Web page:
Home' FLEXO Magazine : December 2014 Contents ASSOCIATION HAPPENINGS
How useful was the newest version of Flexographic Image Reproduc-
tion Specifications & Tolerances (FIRST)? So useful that it jumped
from version 4.1 to 5.0 in October. FIRST 5.0 brought with it:
• An opening chapter detailing FIRST methodology, information
previously located in the “Print” section
• Substantial additions to the chapter on “Implementation &
Communication,” with particular focus on the “Optimization,”
“Press Fingerprint,” “Process Control,” “Press Characterization”
and “Process Improvement” sections
• Heavy refinement to the design chapter, removing obsolete
terminology and references
• Covering prepress best practices for vignettes, gradations, and
transparency and effects, along with various screening options
• A top to bottom rewrite of the “Print” chapter, bringing the ma-
terial in sync with its sister publication, Flexography: Principles
& Practices 6.0, and adding a section titled “Optimizing The
Process Color Gamut.” The significance of this addition cannot
be understated, as it spells out the “right” way to print, rather
than several accepted “different” methods
• Information pertaining to creative briefs, style guides, QR codes,
datamatrix codes and snap tags
Another “five”: The fifth entry in the FLEXOGRAPHY 101 booklet
series, covering plate making, was released. It covers different plate
types, photopolymer plate properties, technologies related to imaging
masks and various plate making procedures.
The number of FIRST certifications continued to grow over the
course of the year. As of the end of 2014, there were 380 Press Opera-
tor certifications, 56 Prepress Operator certifications, 322 Implemen-
tation Specialist certifications and two Company certifications.
The FQC continued its pursuit of standards, conducting studies and
trials through the year. The group’s efforts were highlighted in a ses-
sion at Forum and in quarterly articles for FLEXO® magazine.
Navigating FDA Compliance
Mitzi Ng Clark
icrowaveable retort pouches. Stand
up zipbags. Singleser ving stickpacks.
These representjust a few examples of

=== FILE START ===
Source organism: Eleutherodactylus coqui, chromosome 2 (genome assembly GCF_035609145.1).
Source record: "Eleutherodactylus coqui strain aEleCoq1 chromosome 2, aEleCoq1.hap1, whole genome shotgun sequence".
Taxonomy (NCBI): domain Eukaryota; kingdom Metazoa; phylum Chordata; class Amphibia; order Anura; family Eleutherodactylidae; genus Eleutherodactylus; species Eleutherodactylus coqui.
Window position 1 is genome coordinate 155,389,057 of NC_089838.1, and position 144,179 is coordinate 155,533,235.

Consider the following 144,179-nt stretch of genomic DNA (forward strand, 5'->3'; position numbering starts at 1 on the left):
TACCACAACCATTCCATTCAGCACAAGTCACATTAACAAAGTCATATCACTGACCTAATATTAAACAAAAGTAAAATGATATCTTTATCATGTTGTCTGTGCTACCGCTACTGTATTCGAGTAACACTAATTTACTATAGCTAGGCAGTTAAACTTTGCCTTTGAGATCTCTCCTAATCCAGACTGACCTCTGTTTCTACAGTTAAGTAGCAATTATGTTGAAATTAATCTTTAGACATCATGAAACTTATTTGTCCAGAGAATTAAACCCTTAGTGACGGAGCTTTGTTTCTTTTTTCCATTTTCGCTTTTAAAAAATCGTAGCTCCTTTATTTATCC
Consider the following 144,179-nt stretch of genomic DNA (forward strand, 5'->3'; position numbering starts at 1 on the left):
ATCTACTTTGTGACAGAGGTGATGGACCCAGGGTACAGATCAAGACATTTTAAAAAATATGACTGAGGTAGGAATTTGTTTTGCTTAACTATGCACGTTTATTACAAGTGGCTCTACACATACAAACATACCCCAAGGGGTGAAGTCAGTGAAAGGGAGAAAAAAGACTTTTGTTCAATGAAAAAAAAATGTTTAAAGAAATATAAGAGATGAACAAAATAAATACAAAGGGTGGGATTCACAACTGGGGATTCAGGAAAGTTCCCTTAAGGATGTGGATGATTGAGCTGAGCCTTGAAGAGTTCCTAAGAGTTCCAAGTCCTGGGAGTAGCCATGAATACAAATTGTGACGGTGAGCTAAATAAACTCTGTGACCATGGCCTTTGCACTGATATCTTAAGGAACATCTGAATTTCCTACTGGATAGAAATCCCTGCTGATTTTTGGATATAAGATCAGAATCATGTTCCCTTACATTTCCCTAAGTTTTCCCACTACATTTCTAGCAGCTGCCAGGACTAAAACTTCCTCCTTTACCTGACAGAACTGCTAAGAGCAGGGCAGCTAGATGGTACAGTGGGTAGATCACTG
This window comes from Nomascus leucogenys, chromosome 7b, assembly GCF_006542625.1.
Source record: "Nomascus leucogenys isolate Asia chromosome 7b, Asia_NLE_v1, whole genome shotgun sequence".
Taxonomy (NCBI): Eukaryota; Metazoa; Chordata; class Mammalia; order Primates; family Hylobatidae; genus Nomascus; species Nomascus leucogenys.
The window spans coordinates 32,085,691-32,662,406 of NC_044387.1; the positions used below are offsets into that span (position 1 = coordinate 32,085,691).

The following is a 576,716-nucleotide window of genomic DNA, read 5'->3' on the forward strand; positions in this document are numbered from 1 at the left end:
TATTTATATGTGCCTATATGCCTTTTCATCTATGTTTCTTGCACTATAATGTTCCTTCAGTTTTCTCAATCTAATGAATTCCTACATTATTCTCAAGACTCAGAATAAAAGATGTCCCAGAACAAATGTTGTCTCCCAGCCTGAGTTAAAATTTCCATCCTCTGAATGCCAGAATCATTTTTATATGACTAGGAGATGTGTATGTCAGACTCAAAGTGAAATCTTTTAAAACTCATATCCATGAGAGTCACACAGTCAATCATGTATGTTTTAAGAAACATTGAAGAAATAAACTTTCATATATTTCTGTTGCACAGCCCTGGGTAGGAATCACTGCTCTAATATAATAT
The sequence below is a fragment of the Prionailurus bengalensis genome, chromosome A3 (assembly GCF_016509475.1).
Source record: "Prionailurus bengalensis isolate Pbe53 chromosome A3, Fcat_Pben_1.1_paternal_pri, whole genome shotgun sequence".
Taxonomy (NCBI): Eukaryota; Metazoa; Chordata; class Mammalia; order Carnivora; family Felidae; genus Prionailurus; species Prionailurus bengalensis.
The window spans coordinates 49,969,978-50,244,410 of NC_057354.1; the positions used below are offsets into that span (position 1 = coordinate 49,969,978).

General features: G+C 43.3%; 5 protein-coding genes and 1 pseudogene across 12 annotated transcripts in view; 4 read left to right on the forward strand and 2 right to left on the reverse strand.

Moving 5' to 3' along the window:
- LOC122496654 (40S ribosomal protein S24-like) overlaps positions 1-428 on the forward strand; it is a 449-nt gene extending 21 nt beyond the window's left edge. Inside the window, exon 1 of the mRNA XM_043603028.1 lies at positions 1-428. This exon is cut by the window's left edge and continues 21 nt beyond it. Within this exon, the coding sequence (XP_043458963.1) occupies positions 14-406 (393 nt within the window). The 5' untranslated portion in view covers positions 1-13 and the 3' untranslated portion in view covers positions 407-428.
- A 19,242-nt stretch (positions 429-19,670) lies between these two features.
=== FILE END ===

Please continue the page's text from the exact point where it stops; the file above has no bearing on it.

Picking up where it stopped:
flexiblepackaging uses foundinthe
U.S . markettoday.As demandfor flexible packag-
ing continues its momentum inthefood sector, it is
imperative that manufacturers have afundamental
understanding ofthe way in which flexiblefoodpack-
aging is regulatedintheU.S.
AGENCIES & ACTS
Adiscussionof theU.S. regulatoryframeworkforflexiblefoodpack-
aging mustbeginwithanunderstanding ofthegovernmentagency
acomponentorotherwiseaffecting thecharacteristicsof any
packaging... or holding food...”1
discussedlateron. Byvirtueofitsdefinition, theterm“foodadditive”
Sincefoodadditiveclearancesaregeneric,anyone mayrely onthem.
cAct,§ 201(s),21U.S .C .§321(s).
OEC Graphics’FUSION.Thiscustomized packagingmanagement
teammembersreal-timeaccesstofiles,images, proofs, press
OEC Graphics, Inc.
Oshkosh | Appleton | Chicago | Atlanta | California | Carolinas
20 FLEXO | AUGUST 2014
UndertheFCNprogram, theAgencyisrequiredby lawtoclearthe
EXCEPTIONS TO THE RULES
AsfortheTOR exemption, FDA canexempt afoodcontactsubstance
• Theintendeduseofthesubstance resultsindietaryexposuresof
lessthan 0.5 ppb
Iftheintendeduseofthesubstanceis not thesubjectof oneofFDA’s
tion.Asmentionedabove,substancesthatare not reasonablyantici-
patedtobecomecomponentsof foodare notfoodadditivesunderthe
Act and,asa result,are notsubject toFDApremarketclearance.This
exemption, knownasthe“no migration”exemption, is supportedby
caselawandhasbeenusedby industryformany yearstosubstantiate
subjectof lettersissuedbyFDAortheU.S.Department ofAgriculture
GRAS substancesisnotexhaustive.4Thus, manufacturersarefreeto
rizationor noticeby FDA.
thesubjectofarelevant regulatory clearanceorexemption, thepack-
regulation. Theregulationisfoundat21C.F.R.§ 174.5and requiresa
About the Author: Mitzi Ng Clark isa
partner at thelaw offices of Keller and
Heckman LLP. Shepractices in the area
of foodanddrug law, with anemphasis
administeredby the FDAand otherfederal
in compliance and good manufacturing
ofproductsandpackaging. Inaddition, she counsels clients ona broad
EuropeanUnion, the Pacific Rim andLatin America.
3 Seesupra note1.
4 21C.F.R.182.1 .
22 FLEXO | AUGUST 2014
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“There are myriad materials that
can be used in flexible packaging
for food. Manufacturers along the
supply chain will best maximize
their opportunities in this growing
market by ensuring that their
materials comply with FDA’s food
contact regulatory scheme.
Flexographic Image Reproduction Specifications & Tolerances
22 FLEXO | DECEMBER 2014
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